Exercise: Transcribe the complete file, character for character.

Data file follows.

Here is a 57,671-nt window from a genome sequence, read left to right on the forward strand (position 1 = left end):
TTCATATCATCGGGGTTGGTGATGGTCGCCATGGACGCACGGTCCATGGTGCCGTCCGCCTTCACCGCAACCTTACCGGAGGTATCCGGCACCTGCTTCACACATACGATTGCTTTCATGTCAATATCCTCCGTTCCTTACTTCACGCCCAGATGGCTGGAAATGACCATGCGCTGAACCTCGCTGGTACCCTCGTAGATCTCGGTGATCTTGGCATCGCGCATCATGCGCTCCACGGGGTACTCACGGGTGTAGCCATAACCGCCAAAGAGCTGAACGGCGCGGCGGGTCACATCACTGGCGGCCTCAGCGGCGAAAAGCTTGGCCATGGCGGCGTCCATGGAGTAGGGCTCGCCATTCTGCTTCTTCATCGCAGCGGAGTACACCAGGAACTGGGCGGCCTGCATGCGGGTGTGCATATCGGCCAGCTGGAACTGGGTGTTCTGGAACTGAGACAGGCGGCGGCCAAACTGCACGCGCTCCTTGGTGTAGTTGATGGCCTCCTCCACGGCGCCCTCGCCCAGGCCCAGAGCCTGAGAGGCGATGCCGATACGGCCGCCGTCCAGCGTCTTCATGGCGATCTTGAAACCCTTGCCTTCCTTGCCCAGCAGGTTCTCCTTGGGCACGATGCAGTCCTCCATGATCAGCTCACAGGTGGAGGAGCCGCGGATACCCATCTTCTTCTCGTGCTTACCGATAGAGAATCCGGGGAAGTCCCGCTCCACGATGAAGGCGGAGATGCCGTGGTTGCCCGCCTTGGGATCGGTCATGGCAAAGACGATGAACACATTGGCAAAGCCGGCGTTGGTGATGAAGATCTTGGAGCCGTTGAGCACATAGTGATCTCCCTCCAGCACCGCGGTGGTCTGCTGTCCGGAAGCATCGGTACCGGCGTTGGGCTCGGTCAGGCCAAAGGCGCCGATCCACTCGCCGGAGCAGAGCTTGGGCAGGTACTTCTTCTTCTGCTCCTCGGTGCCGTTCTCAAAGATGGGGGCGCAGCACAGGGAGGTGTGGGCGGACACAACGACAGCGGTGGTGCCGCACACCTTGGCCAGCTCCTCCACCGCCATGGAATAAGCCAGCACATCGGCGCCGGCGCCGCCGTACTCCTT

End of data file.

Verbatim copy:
Here is a 57,671-nt window from a genome sequence, read left to right on the forward strand (position 1 = left end):
TTCATATCATCGGGGTTGGTGATGGTCGCCATGGACGCACGGTCCATGGTGCCGTCCGCCTTCACCGCAACCTTACCGGAGGTATCCGGCACCTGCTTCACACATACGATTGCTTTCATGTCAATATCCTCCGTTCCTTACTTCACGCCCAGATGGCTGGAAATGACCATGCGCTGAACCTCGCTGGTACCCTCGTAGATCTCGGTGATCTTGGCATCGCGCATCATGCGCTCCACGGGGTACTCACGGGTGTAGCCATAACCGCCAAAGAGCTGAACGGCGCGGCGGGTCACATCACTGGCGGCCTCAGCGGCGAAAAGCTTGGCCATGGCGGCGTCCATGGAGTAGGGCTCGCCATTCTGCTTCTTCATCGCAGCGGAGTACACCAGGAACTGGGCGGCCTGCATGCGGGTGTGCATATCGGCCAGCTGGAACTGGGTGTTCTGGAACTGAGACAGGCGGCGGCCAAACTGCACGCGCTCCTTGGTGTAGTTGATGGCCTCCTCCACGGCGCCCTCGCCCAGGCCCAGAGCCTGAGAGGCGATGCCGATACGGCCGCCGTCCAGCGTCTTCATGGCGATCTTGAAACCCTTGCCTTCCTTGCCCAGCAGGTTCTCCTTGGGCACGATGCAGTCCTCCATGATCAGCTCACAGGTGGAGGAGCCGCGGATACCCATCTTCTTCTCGTGCTTACCGATAGAGAATCCGGGGAAGTCCCGCTCCACGATGAAGGCGGAGATGCCGTGGTTGCCCGCCTTGGGATCGGTCATGGCAAAGACGATGAACACATTGGCAAAGCCGGCGTTGGTGATGAAGATCTTGGAGCCGTTGAGCACATAGTGATCTCCCTCCAGCACCGCGGTGGTCTGCTGTCCGGAAGCATCGGTACCGGCGTTGGGCTCGGTCAGGCCAAAGGCGCCGATCCACTCGCCGGAGCAGAGCTTGGGCAGGTACTTCTTCTTCTGCTCCTCGGTGCCGTTCTCAAAGATGGGGGCGCAGCACAGGGAGGTGTGGGCGGACACAACGACAGCGGTGGTGCCGCACACCTTGGCCAGCTCCTCCACCGCCATGGAATAAGCCAGCACATCGGCGCCGGCGCCGCCGTACTCCTT